20 September 2017

Il n'a pas réfléchi...

Yesterday I talked to the woman who has been delivering our bread every week for a couple of years now. It was her last tournée (delivery run). I told her we were very disappointed with the baker's decision to end the service. We've been customers since 2004, but we're more likely to buy bread elsewhere now. The bakery is bound to lose a lot of customers.

Bertie the cat and Tasha the puppy don't seem to understand what all the commotion is about.

"He didn't think this through," Véronique said, candidly, about the baker's decision. "Other customers have been telling me the same thing you're saying. They don't see themselves making a special trip down to the village center just for a loaf of bread. They'll buy bread at the supermarket in Saint-Aignan or Noyers, or at one of the other bakeries that they drive by when they go out to do their grocery shopping." I think that's what I'll end up doing too. The only other businesses in the village center are a café-newsstand-tabacco shop, a hair salon, and a post office.

Véronique said she has had 88 regular stops along her route this year, and that, like us, the people who live in those houses have mostly been buying a baguette or two — or some other bread — every time she comes by. It seems like that would be profitable for the boulanger. Maybe he's a proud man who thinks the bread he makes is so good that people will just drive to his shop every day for a fresh loaf. I'm afraid I won't. I'm too busy to take the car out that often just for a loaf of bread.

I made stuffed tomatoes yesterday.

The baker's letter makes it plain that he will still deliver bread and other baked goods to people who can't drive or walk to the bakery. He especially wants, his letter says, to continue the service for elderly people. But they will have to sign up and then phone in their orders. Until now, the "bread lady" drove up, blew her horn, and you went out and bought whatever you wanted out of her van. You could also place a special order for things like croissants or sweet pastries, and she'd bring them on her next visit. I hope people who depend on the service might be able to put in standing orders for deliveries on a regular basis and not have to telephone the bakery every few days.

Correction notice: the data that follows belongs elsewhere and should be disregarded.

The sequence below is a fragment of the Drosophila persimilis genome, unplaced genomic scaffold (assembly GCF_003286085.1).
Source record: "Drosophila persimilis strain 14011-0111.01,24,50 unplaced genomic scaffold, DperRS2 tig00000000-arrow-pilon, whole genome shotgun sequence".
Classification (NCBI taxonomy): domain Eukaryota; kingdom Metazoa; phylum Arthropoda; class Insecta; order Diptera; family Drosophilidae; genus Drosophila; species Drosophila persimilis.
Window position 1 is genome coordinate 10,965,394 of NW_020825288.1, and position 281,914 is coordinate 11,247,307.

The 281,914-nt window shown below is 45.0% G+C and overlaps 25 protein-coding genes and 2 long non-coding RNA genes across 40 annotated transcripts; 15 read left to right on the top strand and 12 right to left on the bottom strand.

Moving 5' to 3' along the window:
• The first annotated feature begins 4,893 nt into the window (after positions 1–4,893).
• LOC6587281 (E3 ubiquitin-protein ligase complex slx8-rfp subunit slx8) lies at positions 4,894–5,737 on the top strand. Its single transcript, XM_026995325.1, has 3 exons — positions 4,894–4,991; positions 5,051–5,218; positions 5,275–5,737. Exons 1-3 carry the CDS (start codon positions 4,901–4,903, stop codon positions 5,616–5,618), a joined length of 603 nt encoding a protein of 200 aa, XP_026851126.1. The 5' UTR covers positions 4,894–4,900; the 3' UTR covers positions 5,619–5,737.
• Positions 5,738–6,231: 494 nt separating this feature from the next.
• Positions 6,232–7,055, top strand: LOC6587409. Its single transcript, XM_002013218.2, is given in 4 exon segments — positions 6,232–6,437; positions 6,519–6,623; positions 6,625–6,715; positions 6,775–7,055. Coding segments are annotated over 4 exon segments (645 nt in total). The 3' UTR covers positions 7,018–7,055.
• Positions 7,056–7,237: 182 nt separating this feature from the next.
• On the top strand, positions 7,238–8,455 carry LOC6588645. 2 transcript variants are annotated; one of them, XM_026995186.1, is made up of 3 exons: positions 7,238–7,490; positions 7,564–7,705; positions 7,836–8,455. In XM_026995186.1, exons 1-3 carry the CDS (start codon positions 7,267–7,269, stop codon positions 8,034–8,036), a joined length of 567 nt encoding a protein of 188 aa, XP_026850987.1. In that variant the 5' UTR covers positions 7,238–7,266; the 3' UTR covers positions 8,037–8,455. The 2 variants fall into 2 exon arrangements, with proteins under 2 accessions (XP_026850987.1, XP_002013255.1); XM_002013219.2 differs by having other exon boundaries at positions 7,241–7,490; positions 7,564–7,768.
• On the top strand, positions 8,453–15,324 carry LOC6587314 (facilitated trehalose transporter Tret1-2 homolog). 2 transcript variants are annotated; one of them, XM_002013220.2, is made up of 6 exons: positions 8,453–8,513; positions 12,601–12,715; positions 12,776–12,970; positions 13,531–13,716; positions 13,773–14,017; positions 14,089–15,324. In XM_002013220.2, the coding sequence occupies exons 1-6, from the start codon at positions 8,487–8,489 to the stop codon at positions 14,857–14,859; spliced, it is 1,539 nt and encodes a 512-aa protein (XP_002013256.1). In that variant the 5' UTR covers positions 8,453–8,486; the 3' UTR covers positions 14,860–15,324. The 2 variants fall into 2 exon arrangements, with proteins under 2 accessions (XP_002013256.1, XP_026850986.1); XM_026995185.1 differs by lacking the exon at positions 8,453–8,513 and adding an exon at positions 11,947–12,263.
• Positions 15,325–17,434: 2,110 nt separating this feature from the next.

Here's the letter we got in our mailbox.

We have plenty of freezer space right now, so we can buy three or even six baguettes at a time, cut them up, and freeze them. We already do that on a smaller scale because our deliveries were cut back to just three times a week last year, and we often buy two or three baguettes at a time. We try to remember to take bread out a couple of hours before lunchtime every day so that it's thawed, and then we heat it up for four minutes in the oven. If we need to, we can thaw bread quickly in the microwave using a special setting for that purpose. It works really well.

19 September 2017

Oven-roasted zucchini spears

It's not quite as cold this morning as it was yesterday morning. The thermometer reading right now is between 10 and 11 in ºC, but the temperature normally keeps dropping until 7 or 7: 30 a.m. (it's 6:30 right now). Despite the cold mornings, we're still harvesting tomatoes — I'll be making stuffed tomatoes today for lunch — and zucchini squashes. That's what this post is about.






Oven-roasting is a really good way to cook zucchini spears. What I did was cut the squash in half across the middle, and then cut each half into six or eight spears, leaving on the green skin. The spears were about 5 inches long. (Those are potatoes on the left and zucchini spears on the right — in the photo below too.)


Next, make a mixture of bread crumbs (panko, in this case) and grated Parmesan cheese — half a cup or more of each, in equal quantities. Add some dried herbs including thyme, oregano, tarragon, or parsley and, finally, some black pepper, cayenne pepper, garlic and/or onion powder, and salt. You can vary the herbs and spices to your taste.